Eric Ruark's picture


  by  Eric Ruark

Paul Ryan continues to roll out his “Vision for a Confident America.” We discussed earlier the section outlining how the GOP leadership plans to alleviate poverty, though what that plan is or how they would implement it is unclear. We noted the lack of any mention of immigration in Ryan’s discussion of U.S. labor markets or the declining fortunes of America’s middle class. Given his long held contention that high levels of immigration were necessary to keep the U.S. economy afloat, it is telling that Ryan’s new position is to now ignore immigration when talking about his economic agenda as House Speaker.

Ryan does discuss immigration in the national security section of the GOP task force report. Unfortunately, he presents no substantive solutions to pressing national security vulnerabilities. The talking points on this front are that we need to secure the border and keep terrorists out of the United States. This is the equivalent of saying he wants to improve public education and bring down health care costs. No politician comes against such things. The real test is whether or not elected officials are able to achieve those objectives.

Ryan has had ample opportunity to lead the way on implementing safeguards to shore up America’s borders and to prevent terrorists from exploiting our lax immigration policies, even before he became House Speaker. He could have vigorously pushed for the full implementation of the 9/11 Commission’s recommendations, made in 2004, five years after Ryan was elected to Congress.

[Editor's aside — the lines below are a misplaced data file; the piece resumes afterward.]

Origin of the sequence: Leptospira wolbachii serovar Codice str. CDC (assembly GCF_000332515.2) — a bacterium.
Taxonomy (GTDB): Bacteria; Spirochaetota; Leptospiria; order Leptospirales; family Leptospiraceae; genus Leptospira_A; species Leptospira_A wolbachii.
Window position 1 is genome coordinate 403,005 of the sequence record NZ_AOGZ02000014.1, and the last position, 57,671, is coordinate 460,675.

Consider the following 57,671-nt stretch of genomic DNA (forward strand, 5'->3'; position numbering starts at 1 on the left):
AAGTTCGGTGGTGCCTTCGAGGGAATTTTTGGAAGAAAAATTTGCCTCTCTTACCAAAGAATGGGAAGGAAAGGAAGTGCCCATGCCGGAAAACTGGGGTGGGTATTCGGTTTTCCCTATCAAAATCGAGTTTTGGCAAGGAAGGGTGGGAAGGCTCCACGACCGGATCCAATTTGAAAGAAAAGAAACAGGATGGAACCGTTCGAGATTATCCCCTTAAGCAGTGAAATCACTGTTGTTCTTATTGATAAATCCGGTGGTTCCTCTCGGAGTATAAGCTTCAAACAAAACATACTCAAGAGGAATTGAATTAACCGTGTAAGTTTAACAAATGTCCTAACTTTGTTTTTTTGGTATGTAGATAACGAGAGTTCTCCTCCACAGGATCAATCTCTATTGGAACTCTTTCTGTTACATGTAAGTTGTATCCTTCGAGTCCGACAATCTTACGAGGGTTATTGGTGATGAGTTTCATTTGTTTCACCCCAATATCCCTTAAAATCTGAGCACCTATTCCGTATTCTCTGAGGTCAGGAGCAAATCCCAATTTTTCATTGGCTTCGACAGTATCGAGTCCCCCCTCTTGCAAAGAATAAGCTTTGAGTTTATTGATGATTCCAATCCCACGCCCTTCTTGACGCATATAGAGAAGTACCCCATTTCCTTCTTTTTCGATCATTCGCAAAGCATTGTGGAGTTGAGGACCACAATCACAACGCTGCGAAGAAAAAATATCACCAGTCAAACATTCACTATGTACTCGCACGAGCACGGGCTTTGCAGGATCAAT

One of those recommendations was the completion of an entry-exit visa tracking system to make sure that the DHS can identify and better locate visa overstayers. This has been required by law since 1996, yet Ryan continues to allow the executive branch to delay its implementation.

Ryan could have brought forward a bill that would have achieved genuine border security and held President Obama to account for his failure to carry out his constitutionally required duty to uphold immigration laws as written by Congress. Expressing opposition to the President’s disregard for Congress is not the same as acting within his capacity as arguably the most powerful member of Congress to prevent executive branch abuses. While claiming the President was acting above the law, in his first major act as Speaker, Ryan gave the President a budget that funded the illegal DACA amnesty.

Ryan could have ensured that there were adequate vetting procedures in place before also funding an expansion Syrian refugee resettlement. Instead he fully funded the program despite the official testimony from the FBI director that Syrian refugees cannot be properly vetted to ensure they are legitimate refugees and do not pose a terror threat. (The threat of ISIS exploiting the lax refugee screening process was reiterated yesterday by CIA director John Brennan.)

At the very least, Ryan could have worked to convince the American people that his support for amnesty is coupled with a commitment to border security and interior enforcement. This was President Reagan’s commitment when signing the 1986 amnesty, as well as the promise then Congressman Chuck Schumer made. Instead, Ryan threw his weight behind the Gang of Eight bill which was a blanket amnesty coupled with massive increases in immigrant and guest worker provisions, and included zero requirements that enforcement mechanisms would ever go into effect.

If Ryan wants to inspire confidence in Americans, he can begin by trying to reestablish their confidence that the federal government is acting in their interests when it comes to immigration-related issues. Simply restating bromides the public has heard for the last thirty years is not going to cut it.

ERIC RUARK is the Director of Research for NumbersUSA

National Security
Paul Ryan

Updated: Wed, May 31st 2017 @ 2:56pm EDT

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